For the first time, ambient temperature in this part of Australia has been measured at just below 50 degrees above zero C. That is 122 degrees F. Hot.
This is near Shark Bay, which is already hot. So hot, normally, that the bay has a very high evaporation rate, causing the water to be very saline, too saline for snails to live, and thus, this is one of the only places in the world where you can find stromalites. This is also where the dolphins showed up one day to play with the humans, and continued to do this regularly. It became an important dolphin study site for that. Oh, and there are sharks. But I digress. The climate news from the area:
“It looks like we might get some 49s but with the observational network pretty sparse out there, it’s probably unlikely that we’ll actually observe a 50,” Mr Hicks said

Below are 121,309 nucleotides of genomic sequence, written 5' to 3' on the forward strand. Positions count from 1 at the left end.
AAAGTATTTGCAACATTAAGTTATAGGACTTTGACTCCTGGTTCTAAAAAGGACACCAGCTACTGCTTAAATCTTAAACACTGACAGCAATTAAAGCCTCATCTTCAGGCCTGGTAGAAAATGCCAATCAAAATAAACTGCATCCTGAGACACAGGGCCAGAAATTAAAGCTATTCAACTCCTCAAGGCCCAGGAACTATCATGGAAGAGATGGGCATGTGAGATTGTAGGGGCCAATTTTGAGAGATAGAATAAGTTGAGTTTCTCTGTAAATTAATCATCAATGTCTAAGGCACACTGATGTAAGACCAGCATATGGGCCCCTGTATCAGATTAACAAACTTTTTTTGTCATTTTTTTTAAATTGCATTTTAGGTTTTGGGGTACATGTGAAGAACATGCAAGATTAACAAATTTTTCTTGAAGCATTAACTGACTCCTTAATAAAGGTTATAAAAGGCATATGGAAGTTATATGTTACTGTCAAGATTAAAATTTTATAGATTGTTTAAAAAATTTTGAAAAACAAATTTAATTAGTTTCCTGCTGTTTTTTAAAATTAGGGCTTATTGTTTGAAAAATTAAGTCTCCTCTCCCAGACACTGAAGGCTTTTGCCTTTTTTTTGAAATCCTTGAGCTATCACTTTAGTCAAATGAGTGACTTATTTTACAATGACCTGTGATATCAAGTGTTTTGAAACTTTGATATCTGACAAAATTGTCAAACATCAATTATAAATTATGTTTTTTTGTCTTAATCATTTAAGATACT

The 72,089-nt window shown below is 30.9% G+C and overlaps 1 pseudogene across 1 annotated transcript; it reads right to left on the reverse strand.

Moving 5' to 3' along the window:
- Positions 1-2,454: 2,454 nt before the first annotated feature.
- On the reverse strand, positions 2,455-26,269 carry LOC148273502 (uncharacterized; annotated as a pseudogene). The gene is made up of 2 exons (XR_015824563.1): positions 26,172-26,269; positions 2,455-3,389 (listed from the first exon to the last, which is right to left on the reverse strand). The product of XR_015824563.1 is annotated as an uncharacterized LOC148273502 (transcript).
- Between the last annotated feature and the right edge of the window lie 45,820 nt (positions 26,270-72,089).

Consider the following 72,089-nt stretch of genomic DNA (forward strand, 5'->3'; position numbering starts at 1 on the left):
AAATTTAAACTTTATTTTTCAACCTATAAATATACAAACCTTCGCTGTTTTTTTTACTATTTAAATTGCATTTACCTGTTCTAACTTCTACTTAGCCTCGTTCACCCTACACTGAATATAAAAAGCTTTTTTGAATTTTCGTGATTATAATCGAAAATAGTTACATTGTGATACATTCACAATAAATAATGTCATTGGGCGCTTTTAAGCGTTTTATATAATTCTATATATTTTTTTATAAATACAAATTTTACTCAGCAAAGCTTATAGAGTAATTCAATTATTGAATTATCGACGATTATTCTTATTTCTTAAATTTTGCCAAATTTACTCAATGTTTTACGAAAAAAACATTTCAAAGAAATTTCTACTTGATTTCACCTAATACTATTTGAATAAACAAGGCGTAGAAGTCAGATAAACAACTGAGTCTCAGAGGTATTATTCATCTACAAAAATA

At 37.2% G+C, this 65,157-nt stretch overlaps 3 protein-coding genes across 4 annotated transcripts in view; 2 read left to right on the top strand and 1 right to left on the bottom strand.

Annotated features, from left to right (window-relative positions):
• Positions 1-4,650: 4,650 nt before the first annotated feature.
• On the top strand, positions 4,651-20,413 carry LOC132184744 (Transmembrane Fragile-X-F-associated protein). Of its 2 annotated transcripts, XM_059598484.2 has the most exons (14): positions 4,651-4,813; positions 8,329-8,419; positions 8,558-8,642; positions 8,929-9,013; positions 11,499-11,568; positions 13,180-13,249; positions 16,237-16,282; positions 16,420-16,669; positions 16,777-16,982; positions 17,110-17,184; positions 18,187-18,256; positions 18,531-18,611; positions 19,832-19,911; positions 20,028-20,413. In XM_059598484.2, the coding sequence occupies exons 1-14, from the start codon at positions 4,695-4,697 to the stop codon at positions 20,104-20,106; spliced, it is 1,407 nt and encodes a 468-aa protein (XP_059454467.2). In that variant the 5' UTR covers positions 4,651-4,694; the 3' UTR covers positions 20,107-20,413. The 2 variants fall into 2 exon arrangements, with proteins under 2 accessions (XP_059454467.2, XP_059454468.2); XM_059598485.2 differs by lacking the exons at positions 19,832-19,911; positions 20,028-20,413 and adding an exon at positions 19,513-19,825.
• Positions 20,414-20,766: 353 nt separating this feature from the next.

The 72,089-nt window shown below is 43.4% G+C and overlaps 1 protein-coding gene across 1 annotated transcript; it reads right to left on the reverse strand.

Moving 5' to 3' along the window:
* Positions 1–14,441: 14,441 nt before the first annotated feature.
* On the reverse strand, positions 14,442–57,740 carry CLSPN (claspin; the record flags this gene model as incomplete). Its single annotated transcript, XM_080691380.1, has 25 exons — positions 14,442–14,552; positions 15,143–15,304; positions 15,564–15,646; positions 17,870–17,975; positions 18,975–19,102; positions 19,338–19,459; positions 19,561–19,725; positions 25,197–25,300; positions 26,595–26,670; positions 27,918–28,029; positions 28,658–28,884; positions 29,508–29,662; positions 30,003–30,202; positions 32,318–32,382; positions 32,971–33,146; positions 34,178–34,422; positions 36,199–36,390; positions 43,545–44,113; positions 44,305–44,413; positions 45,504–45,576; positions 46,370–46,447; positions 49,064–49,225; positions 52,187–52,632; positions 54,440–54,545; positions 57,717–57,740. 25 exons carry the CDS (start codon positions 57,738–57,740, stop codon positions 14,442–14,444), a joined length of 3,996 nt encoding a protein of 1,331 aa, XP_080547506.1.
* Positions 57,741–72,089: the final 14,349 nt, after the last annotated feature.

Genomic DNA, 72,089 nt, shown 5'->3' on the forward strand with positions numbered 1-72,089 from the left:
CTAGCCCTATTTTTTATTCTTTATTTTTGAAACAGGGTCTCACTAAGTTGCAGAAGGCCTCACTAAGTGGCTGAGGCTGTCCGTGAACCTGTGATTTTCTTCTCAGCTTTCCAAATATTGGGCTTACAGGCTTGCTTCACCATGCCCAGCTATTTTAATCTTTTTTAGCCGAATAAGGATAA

Current modelling suggests the heat will linger in the region, extending the area of potential 50-degree condition to the Pilbara by Friday.
“The longer the air sits over the land, the more it heats up,” Mr Hicks said. “It just sits there and just bakes … Those poor buggers living out there tend to swelter for quite a few days in a row.”
Australia has recorded just three days of 50-degree heat since instruments were standardised nationally with the bureau’s formation in 1910. The most recent was on February 20, 1998, when the mercury hit 50.5 degrees in the Pilbara town of Mardie.
The bureau sparked international interest two years ago when it updated its weather charts to add temperature coding for both 50-52 degrees and 52-54 degrees.
Heat records are expected to continue to tumble as global warming pushes up background conditions, climate experts say.
But there is some good news.
A possible category-one cyclone forming off the Kimberley coast will help break up that region’s extreme heat if it pushes moisture and clouds into the Pilbara, Mr Duke said.